Japandroids took the positive-partying mentality of Andrew W.K. and filtered it through pop punk, garage rock, and noise pop to create the life-affirming ebullience that is Celebration Rock. Surprisingly sleek, considering its influences from Guns ‘n’ Roses1 and Hüsker Dü, Celebration Rock is eight tracks of high-energy, danceable indie rock. The album opens and closes with the sounds of fireworks that evoke adolescent awe and the only-slightly-self-aware sense of abandon that comes with adventures. Japandroids forsook double-tracking and vocal dubbing this time around, giving the album a live feel reminiscent of the best house parties back in your hometown, where the memories have just a touch of gloss from nostalgia.
Speaking of which, memories are the key to Celebration Rock – memories, and using them to celebrate one’s life and future rather than vainly wish for glory days. “Fire’s Highway” finds Brian King wistfully remarking on the experience of simultaneous sadness and ecstasy of “one night to have and to hold.” “Evil’s Sway” describes sexual tension and the confusion of desire with “you burn away your dreams inside a journal / and leave those primal words unsaid / I’ll run to find you in this moment / and expose a passionate woman for what she is.” “Younger Us” cleverly avoids a hackneyed fetishization of youth culture by focusing on living through the memories that made a relationship beautiful rather than try to recapture glory days, even as one is perfectly aware that those days have ended, and that’s okay.2 “The House that Heaven Built” implores a positive, happy outlook on the horrifying concept that is the future “when they love you – and they will.” Celebration Rock is surprisingly somber; sure, all the songs are alternating open/power chords, but they’re not dumb – they’re definitely not insincere in their demand for self-actualization. Those 228-show tours don’t play themselves, and Japandroids play hard.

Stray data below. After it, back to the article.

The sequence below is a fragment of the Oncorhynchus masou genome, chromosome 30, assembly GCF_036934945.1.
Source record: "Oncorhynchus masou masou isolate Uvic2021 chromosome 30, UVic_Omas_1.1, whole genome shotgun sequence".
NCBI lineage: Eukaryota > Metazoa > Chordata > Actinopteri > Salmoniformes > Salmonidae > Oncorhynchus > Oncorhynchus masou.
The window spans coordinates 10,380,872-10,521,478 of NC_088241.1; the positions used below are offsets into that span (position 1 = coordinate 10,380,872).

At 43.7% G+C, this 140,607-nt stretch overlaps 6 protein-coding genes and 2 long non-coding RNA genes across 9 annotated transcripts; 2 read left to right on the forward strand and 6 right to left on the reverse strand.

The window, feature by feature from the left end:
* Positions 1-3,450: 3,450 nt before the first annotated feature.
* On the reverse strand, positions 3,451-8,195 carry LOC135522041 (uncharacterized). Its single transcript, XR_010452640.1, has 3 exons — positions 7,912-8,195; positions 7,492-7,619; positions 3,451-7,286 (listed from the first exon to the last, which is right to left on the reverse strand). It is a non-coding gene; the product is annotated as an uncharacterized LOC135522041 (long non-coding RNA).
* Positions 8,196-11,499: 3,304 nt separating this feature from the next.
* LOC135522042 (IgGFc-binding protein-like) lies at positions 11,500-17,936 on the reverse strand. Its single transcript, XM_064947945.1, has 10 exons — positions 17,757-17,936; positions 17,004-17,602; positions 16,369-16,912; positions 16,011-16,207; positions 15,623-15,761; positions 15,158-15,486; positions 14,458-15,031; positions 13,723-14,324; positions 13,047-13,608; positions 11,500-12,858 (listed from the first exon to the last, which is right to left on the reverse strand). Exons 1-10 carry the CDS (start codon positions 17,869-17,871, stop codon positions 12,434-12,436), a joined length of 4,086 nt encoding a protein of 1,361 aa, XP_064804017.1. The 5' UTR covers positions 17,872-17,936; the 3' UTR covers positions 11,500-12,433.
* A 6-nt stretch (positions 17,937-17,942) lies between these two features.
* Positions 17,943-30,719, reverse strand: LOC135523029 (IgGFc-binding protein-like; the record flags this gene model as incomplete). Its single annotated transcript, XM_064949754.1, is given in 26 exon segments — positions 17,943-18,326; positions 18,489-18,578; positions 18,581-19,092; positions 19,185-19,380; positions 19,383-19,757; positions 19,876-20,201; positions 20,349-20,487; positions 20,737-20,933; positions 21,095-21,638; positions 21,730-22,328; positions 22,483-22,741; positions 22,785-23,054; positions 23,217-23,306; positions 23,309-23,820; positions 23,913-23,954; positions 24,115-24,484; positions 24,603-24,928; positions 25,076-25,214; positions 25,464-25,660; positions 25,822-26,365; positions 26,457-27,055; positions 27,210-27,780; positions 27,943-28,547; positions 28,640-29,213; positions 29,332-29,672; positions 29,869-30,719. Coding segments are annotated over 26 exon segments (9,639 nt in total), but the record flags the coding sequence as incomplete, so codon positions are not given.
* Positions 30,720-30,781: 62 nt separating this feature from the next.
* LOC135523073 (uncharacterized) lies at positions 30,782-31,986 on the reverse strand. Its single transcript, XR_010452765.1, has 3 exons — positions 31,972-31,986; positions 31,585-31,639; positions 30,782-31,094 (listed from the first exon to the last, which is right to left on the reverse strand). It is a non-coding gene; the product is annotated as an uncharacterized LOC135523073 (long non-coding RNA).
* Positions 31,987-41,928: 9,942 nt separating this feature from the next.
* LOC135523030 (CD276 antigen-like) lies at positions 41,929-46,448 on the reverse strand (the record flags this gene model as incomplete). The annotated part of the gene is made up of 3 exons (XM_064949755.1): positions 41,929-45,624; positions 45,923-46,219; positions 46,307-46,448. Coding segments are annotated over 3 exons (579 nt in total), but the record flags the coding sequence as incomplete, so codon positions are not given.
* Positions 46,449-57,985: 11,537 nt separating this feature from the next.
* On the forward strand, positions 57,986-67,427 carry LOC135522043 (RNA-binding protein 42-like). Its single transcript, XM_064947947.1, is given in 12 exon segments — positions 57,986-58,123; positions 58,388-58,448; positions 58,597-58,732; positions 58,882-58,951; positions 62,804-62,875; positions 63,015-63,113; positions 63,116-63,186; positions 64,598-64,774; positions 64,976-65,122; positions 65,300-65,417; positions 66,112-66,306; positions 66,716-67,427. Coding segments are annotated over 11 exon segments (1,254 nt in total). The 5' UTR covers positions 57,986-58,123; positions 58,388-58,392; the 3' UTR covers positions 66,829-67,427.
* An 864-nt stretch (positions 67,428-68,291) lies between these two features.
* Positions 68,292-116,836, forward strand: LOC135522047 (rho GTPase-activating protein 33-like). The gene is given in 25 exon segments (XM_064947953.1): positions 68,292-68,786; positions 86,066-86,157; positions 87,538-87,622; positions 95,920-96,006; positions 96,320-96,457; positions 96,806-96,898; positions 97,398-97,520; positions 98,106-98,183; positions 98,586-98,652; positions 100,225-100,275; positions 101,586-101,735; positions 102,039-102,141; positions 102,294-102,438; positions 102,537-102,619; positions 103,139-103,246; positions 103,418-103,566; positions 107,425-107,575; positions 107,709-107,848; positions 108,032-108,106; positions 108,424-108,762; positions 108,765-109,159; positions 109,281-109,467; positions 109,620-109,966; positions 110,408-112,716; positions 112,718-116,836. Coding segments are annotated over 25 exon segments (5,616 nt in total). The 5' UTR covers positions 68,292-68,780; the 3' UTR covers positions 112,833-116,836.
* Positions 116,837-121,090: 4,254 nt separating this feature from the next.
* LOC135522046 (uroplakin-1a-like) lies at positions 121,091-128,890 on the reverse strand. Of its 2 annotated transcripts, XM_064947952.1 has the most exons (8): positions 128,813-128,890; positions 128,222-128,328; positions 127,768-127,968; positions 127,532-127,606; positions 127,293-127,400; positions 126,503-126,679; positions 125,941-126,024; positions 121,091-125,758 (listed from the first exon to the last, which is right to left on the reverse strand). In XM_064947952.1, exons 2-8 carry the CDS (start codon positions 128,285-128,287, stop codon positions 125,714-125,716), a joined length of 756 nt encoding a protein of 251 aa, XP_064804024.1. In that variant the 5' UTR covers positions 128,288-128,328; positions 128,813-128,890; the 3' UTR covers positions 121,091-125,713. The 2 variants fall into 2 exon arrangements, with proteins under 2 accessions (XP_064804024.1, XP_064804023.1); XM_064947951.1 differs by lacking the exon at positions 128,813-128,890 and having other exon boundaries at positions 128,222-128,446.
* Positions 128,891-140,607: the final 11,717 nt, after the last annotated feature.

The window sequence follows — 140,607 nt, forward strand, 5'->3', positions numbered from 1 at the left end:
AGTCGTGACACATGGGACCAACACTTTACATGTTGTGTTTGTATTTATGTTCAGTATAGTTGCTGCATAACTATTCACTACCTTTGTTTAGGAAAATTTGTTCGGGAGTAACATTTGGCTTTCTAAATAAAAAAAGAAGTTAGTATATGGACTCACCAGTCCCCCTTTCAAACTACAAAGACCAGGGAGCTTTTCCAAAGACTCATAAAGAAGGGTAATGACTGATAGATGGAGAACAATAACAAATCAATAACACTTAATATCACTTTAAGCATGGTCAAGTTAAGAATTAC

This album brings back one of my most poignant memories of living in Alaska: skiing the trails at sunrise in January, missing my friends after starting a new job and wondering if things will turn out okay. It’s a good metaphor for Celebration Rock, which revels in these crazy things called “emotions” and “feelings” that somehow make the world a sadder but ultimately more beautiful place.
1. The Nights of Wine and Roses – (4:01) – ★★★☆☆
2. Fire’s Highway – (4:43) – ★★★★★
3. Evil’s Sway – (4:26) – ★★★★★
4. For the Love of Ivy [The Gun Club cover] – (4:12) – ★★★★☆
5. Adrenaline Nightshift – (4:26) – ★★★★★
6. Younger Us – (3:32) – ★★★★★
7. The House that Heaven Built – (4:48) – ★★★★☆
8. Continuous Thunder – (4:58) – ★★★☆☆
1Possibly hinted at in the title of the first track, “The Nights of Wine and Roses.”
2“Remember that night you were already in bed / said fuck it, got up to drink with me instead” is one of my favorite song lyrics in indie rock.